Palazzo del Comune: windows on the rear fašade and a small loggia for announcements (coat of arms of the Caetani above the windows)

Pope Boniface VIII was the fourth pope who was born in Anagni; he belonged to the Caetani, another important family of the region who controlled the access to Rome through a fortress at Cecilia Metella and a tower on Isola Tiberina; he became pope in 1294; Dante made many references to this pope in his Comedy, a journey through Hell, Purgatory and Heaven; although Boniface VIII was still alive at the time the poet set forth his account (the year 1300), he found a way to place him in Hell.

Ed el grid˛: źSe' tu giÓ costý ritto,
se' tu giÓ costý ritto, Bonifazio?
Di parecchi anni mi mentý lo scritto.
Se' tu sý tosto di quell' aver sazio
per lo qual non temesti t˛rre a 'nganno
la bella donna, e poi di farne strazio?"
(Dante, Inferno, Canto XIX, vv. 52-57)
And he cried out: "Dost thou stand there already,
Dost thou stand there already, Boniface?
By many years the record lied to me.
Art thou so early satiate with that wealth,
For which thou didst not fear to take by fraud
The beautiful Lady, and then work her woe?"
Translation by Henry Wadsworth Longfellow

The person who speaks is Pope Nicholas III, whom Dante places among the simoniacs, those who sell pardons and indulgences for their own profit; Nicholas waits for Boniface VIII to join him in Hell; the beautiful Lady is the Church.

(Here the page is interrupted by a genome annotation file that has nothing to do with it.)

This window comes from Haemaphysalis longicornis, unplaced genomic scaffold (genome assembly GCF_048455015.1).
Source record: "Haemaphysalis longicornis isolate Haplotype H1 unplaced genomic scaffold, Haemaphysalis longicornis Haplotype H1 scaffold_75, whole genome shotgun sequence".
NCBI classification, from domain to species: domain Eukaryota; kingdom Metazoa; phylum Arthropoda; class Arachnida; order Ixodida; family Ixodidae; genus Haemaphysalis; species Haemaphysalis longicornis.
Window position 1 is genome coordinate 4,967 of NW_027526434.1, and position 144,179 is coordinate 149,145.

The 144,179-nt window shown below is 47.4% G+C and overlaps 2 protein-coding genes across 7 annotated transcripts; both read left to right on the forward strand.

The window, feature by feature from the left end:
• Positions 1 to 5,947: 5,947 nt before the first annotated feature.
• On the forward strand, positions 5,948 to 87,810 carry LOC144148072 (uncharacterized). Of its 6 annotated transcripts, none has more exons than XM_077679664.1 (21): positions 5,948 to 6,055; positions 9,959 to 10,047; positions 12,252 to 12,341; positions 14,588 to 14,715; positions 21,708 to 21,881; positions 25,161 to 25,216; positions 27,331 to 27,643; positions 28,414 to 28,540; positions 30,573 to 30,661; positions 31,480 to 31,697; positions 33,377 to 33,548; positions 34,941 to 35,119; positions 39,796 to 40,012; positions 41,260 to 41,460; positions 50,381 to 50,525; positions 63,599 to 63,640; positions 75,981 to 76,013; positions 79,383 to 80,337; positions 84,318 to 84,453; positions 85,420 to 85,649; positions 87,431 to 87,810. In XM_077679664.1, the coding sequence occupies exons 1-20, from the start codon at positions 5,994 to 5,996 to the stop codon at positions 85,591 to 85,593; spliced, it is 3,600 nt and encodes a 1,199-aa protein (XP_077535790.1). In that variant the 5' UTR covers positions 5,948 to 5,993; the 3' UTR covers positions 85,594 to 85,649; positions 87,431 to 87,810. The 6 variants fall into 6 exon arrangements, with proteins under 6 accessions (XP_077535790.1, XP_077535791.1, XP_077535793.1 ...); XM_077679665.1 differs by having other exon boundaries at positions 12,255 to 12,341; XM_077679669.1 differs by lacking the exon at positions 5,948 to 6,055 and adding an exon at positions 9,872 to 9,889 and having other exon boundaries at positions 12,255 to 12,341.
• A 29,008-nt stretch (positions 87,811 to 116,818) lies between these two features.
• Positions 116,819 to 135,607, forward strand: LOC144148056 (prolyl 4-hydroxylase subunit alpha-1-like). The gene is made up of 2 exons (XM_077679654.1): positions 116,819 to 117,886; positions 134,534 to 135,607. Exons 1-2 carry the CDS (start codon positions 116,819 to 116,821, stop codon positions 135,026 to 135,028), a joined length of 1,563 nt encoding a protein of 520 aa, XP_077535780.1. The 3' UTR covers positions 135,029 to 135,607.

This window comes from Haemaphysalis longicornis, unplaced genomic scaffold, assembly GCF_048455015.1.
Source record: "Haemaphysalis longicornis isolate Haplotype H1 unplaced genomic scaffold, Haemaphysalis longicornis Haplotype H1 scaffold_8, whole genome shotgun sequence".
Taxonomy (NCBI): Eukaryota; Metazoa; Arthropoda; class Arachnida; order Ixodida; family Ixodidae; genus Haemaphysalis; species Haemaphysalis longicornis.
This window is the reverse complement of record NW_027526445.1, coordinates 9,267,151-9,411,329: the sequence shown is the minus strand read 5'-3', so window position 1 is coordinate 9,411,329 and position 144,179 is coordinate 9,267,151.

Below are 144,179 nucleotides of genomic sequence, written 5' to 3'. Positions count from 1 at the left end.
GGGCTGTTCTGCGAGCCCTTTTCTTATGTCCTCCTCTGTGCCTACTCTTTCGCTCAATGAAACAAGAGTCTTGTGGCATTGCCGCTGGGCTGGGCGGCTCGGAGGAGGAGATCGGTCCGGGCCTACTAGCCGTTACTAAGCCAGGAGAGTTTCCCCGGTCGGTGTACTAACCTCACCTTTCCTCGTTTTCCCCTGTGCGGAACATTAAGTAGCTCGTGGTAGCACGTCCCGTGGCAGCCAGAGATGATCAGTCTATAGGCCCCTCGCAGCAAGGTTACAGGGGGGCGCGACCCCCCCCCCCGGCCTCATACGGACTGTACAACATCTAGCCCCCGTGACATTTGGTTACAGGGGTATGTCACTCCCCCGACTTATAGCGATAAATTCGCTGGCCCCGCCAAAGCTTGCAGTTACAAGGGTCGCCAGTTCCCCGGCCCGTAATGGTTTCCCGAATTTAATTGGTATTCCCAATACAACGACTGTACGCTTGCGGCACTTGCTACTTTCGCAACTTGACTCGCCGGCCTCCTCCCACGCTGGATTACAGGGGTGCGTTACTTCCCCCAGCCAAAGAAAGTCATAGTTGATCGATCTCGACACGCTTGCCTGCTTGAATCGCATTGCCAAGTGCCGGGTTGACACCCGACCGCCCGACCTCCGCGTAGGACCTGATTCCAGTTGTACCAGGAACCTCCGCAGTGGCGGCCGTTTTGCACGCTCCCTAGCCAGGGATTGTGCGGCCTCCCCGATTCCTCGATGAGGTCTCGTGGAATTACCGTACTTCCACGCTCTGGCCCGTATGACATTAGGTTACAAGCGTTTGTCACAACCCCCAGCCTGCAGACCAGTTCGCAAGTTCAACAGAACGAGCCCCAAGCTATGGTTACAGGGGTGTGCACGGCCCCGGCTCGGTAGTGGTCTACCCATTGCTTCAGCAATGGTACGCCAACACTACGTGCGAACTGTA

The Cathedral and the statue of Bonifatius VIII
Cathedral: (left) the three apses; (right) southern side

The popes who were born in Anagni and those who often resided there for their own security gave the town a cathedral and a series of adjoining buildings which were consistent with the needs of the papal court. The cathedral was built on the site of the ancient acropolis of the town and its orientation on an east-west axis could be reminiscent of an ancient temple; the construction began in the XIth century in Romanesque style, but Gothic elements were added in the XIIIth century.

Detail of the apse
Detail of the central apse

The cathedral has three apses, a feature which indicates the influence of Byzantine architecture; the central apse was decorated with a gallery of ancient columns of granite and cipollino and it shows a rare feature in the sense that each column alternates with a sort of capital portraying an animal; the decorative effect of the gallery is increased by porphyry inlays.